Guatemala never honoured nor respected Art.19 Transitory of their Constitution where it says that and I translate into English that the Government of Guatemala would promote social, economic, and cultural relationship with the people of Belize.” The government hasn’t promote anything. There isn’t any state policy as such or with such. It is their private sector in search for markets who have invested in Belize not the state. The interchange has always been people to people; the people of Guatemala and the people of Belize. Belizeans doing trade, seeking medical attention, doing tourism, seeking tertiary education, etc., etc.  The Guatemalan seeking jobs, doing trade, seeking an English based education, a “peaceful” environment, etc., etc. What better than the completion of the connection to the Jalacte road for that to happen and the gesture of good neighbours. Both Guatemala and Belize will benefit from this road. Do you know that goods imported from China via Guatemala’s Pacific port, Puerto Quetzal, would and will reach Corozal and  Mexico’s Quintana Roo, Yucatan and Tabasco using the Jalacte Road far quicker than when they go all the way through Melchor de Mencos. By that time, you are already at Chetumal taking a rest, having a beer or a shot of tequila. Less effect of driving fatigue on your body, less risk of hemorrhoids. Less wear and tear on your vehicle. Less logistics and transportation cost. Less cost of good to consumers. Quicker delivery of good to businesses and consumers. Better consumers satisfaction. Many more positives attributes than negatives. This Jalacte road could and will be  of vital economic importance to the economy of Belize if administered properly. There could be a quick connection to Big Creek Port for trade from China and the far east to countries like Jamaica, Grand Cayman, for example. Even to islands off the coast of Honduras like Roatan. Our southern touristic area like Placencia , Lubaantun, Nim Li Punit could benefit with regional and international tourism because the tourist who visit Antigua, Guatemala and/or Panajachel, Solola, and don’t plan to go to Tikal rather want to enjoy white sandy beach, they can enjoy Placencia and the southern cayes in a shorter length of time and even shorter to reach cayes like Caye Caulker and Ambergris Caye. Flights from Punta Gorda, Independence, and Placencia would also increase creating better flight connections for national and international flights. Bringing with it development to that southern part of our country that it so yearns. That route can also foster quicker commerce to entire Belize. Belize is readily traversed from south to north and west to east and vice versa. History has shown us that the key to development is trade. Mr. Castro would say “clear the land.” I would say “open the trade”. Fair trade, that is! Fair trade.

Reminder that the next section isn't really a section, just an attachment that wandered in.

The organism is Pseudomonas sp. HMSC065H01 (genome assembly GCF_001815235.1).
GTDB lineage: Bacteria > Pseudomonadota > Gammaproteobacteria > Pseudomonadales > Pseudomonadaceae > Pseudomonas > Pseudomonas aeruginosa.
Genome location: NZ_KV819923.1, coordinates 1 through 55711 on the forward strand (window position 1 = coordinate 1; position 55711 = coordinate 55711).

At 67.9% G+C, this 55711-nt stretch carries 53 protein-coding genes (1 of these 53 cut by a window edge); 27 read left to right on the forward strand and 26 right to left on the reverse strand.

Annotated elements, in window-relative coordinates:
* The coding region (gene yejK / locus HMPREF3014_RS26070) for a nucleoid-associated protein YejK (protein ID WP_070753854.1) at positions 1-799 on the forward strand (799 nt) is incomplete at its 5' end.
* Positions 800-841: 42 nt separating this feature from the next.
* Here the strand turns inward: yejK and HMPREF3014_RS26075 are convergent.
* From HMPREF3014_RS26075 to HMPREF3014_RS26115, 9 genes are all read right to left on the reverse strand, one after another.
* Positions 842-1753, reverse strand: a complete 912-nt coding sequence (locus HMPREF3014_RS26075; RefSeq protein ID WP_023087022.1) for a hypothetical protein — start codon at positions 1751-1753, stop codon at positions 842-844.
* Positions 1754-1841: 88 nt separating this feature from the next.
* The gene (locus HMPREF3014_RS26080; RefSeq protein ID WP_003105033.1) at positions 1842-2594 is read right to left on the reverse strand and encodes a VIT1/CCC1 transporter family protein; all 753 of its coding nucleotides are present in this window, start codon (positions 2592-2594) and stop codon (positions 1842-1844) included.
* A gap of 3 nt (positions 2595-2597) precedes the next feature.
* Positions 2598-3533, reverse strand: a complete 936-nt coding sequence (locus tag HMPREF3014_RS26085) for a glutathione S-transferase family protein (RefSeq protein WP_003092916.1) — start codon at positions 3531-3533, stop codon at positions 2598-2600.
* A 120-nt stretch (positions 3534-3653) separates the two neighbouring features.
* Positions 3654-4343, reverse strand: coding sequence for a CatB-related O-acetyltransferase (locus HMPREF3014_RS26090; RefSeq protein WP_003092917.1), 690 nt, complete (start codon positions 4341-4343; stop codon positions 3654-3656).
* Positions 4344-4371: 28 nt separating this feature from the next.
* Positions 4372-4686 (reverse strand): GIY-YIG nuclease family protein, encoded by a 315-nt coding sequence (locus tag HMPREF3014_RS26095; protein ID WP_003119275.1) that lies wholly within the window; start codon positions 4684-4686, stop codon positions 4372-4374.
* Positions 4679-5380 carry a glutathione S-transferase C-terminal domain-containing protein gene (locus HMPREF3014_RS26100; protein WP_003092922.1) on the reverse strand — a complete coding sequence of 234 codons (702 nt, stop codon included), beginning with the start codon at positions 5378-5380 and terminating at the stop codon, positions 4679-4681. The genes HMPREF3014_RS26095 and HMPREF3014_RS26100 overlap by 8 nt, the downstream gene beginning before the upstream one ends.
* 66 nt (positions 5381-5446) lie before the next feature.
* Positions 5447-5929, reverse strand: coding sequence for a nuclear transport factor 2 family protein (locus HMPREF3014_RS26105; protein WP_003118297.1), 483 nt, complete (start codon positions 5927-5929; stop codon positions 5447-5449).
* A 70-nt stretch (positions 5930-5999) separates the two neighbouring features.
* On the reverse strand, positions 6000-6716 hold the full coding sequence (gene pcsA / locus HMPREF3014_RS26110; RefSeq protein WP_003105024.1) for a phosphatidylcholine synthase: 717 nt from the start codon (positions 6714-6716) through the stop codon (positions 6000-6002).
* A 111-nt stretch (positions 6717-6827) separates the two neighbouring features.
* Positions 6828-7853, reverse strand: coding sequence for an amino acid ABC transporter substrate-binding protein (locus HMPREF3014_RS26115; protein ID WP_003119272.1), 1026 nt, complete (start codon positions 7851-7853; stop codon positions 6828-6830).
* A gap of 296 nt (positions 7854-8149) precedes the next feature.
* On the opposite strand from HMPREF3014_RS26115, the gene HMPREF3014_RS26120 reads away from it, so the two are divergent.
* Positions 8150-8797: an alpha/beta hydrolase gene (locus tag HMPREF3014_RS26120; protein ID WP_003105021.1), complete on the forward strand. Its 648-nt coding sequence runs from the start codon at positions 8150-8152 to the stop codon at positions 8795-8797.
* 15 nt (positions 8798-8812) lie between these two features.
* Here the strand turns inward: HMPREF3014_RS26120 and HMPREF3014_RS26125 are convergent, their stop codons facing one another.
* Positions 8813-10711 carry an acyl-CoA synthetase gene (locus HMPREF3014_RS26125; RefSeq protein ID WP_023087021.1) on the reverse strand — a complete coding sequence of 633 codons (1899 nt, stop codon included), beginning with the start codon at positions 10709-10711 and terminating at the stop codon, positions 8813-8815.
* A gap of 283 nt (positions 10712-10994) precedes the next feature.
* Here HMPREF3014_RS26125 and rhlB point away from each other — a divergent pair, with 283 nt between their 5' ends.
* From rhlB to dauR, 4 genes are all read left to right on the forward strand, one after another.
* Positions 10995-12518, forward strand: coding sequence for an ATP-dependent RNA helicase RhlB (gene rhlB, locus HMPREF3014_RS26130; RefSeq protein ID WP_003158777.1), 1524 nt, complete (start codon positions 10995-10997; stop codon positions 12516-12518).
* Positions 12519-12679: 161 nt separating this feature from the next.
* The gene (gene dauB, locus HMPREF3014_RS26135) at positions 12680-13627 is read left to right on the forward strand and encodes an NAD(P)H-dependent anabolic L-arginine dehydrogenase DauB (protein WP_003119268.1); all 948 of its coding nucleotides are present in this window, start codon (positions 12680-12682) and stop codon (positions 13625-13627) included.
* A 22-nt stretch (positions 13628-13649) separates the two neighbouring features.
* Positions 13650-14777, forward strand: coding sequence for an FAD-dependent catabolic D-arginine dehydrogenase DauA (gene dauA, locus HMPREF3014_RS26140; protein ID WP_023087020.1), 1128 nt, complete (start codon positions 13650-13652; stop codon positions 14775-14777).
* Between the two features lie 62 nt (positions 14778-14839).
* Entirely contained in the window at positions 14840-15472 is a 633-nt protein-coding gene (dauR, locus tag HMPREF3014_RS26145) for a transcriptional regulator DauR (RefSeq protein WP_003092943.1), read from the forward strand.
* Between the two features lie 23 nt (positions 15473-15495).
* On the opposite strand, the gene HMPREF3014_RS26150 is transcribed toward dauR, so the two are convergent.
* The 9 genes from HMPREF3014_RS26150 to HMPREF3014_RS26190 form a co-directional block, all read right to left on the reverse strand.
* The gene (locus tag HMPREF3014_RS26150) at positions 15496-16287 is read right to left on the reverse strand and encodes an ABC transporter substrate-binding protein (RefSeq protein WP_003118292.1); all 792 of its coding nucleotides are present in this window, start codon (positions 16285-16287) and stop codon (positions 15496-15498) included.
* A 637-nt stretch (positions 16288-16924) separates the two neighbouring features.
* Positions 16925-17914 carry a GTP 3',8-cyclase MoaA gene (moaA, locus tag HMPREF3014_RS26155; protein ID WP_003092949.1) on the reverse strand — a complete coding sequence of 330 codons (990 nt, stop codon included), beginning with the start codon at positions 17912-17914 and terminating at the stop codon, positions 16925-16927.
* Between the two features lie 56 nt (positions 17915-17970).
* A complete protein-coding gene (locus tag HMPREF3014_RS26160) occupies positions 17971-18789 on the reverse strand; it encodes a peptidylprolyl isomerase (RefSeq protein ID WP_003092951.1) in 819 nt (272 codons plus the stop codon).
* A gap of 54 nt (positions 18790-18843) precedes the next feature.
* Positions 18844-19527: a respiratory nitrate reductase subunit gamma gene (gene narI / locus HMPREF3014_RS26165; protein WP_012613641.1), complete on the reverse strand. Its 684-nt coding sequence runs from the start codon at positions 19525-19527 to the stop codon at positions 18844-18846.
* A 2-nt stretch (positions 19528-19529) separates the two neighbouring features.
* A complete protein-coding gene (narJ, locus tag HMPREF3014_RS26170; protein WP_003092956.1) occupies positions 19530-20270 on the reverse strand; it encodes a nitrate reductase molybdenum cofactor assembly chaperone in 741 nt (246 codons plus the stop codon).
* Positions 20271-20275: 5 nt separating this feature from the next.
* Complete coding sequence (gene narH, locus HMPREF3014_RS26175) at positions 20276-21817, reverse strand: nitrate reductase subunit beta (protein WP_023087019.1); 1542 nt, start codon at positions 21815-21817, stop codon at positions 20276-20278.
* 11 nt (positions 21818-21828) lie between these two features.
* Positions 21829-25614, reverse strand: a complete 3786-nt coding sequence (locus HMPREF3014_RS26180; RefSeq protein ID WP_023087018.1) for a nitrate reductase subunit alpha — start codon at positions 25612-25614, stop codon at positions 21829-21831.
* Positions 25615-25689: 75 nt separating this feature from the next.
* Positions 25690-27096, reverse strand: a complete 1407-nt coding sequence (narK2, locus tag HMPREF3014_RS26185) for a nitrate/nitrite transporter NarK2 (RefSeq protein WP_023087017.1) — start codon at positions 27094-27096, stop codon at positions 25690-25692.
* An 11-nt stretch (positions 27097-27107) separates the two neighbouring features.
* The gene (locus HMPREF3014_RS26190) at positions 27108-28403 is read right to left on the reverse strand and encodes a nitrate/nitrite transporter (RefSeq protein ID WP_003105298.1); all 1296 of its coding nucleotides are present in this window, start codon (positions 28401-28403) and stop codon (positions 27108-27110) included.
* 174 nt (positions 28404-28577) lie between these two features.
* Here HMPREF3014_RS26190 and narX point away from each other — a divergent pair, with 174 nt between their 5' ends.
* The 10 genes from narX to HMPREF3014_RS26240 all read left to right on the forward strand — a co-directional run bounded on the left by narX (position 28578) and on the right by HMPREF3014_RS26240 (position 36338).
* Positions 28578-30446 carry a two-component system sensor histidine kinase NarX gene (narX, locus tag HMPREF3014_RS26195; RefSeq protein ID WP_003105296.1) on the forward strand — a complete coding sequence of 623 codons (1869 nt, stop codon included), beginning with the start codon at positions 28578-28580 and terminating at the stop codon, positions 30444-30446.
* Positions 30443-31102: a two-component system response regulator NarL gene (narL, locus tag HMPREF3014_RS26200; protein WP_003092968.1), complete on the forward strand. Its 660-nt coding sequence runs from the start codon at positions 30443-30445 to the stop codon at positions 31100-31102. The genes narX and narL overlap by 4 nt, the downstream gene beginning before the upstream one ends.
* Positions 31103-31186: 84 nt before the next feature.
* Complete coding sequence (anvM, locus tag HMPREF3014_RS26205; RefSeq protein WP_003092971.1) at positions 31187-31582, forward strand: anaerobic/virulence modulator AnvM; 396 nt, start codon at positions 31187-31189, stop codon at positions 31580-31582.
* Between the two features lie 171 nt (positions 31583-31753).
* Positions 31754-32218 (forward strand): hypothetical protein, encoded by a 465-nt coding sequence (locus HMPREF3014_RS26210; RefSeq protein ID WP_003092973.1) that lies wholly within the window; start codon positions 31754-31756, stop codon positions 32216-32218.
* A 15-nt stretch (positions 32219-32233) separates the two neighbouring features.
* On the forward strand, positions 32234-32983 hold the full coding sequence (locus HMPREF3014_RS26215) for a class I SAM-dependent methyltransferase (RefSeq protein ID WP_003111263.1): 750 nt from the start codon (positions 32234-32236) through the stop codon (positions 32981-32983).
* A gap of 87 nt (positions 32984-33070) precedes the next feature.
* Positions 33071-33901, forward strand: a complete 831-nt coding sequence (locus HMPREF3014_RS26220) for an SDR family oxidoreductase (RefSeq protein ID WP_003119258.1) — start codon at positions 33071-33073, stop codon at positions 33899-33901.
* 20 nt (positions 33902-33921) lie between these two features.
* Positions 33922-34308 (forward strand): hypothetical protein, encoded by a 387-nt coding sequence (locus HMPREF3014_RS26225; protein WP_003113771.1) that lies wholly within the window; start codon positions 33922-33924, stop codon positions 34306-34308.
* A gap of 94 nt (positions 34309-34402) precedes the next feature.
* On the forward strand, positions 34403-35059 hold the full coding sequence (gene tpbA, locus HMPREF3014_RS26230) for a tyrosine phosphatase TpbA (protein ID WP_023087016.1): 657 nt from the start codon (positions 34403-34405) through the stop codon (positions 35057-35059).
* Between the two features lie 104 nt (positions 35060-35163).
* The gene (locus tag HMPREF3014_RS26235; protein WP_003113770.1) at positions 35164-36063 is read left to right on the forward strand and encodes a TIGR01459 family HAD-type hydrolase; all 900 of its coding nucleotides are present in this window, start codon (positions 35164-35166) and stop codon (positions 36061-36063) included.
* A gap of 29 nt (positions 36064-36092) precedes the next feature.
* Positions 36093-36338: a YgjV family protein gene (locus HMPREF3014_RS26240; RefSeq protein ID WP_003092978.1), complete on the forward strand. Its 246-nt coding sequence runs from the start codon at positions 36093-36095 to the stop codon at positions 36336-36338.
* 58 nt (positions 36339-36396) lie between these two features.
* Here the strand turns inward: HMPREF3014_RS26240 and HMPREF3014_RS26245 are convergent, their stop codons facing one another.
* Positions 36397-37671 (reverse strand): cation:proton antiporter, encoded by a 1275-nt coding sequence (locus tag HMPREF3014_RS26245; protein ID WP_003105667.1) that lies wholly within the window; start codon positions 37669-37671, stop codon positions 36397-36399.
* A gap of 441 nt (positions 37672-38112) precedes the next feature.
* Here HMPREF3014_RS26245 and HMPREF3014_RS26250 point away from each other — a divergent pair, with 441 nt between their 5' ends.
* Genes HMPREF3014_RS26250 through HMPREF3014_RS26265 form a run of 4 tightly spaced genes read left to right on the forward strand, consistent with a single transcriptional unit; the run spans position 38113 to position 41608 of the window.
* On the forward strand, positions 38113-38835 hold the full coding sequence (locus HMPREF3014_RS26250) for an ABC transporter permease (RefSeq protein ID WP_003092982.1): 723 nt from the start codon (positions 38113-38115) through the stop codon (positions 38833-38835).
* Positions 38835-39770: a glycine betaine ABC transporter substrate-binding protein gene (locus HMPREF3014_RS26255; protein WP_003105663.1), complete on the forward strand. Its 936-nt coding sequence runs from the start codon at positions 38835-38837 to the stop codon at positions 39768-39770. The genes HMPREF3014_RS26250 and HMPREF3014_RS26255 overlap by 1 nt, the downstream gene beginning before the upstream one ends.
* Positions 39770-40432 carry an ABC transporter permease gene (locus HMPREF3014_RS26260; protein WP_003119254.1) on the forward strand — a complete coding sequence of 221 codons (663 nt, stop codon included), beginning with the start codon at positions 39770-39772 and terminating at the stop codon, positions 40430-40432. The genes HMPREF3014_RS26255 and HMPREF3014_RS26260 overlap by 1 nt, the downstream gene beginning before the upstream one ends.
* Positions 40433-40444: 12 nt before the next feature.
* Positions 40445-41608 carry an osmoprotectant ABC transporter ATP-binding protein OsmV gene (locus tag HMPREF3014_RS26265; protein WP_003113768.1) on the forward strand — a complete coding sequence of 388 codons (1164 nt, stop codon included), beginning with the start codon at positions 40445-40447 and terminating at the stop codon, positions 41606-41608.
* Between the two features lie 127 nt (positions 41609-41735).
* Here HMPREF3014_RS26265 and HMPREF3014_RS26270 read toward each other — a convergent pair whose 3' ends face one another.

Hope the government of Belize is already taking the necessary steps to make that Jalacte Road, as a new route, very productive to our nation in the future because there will also be challenges.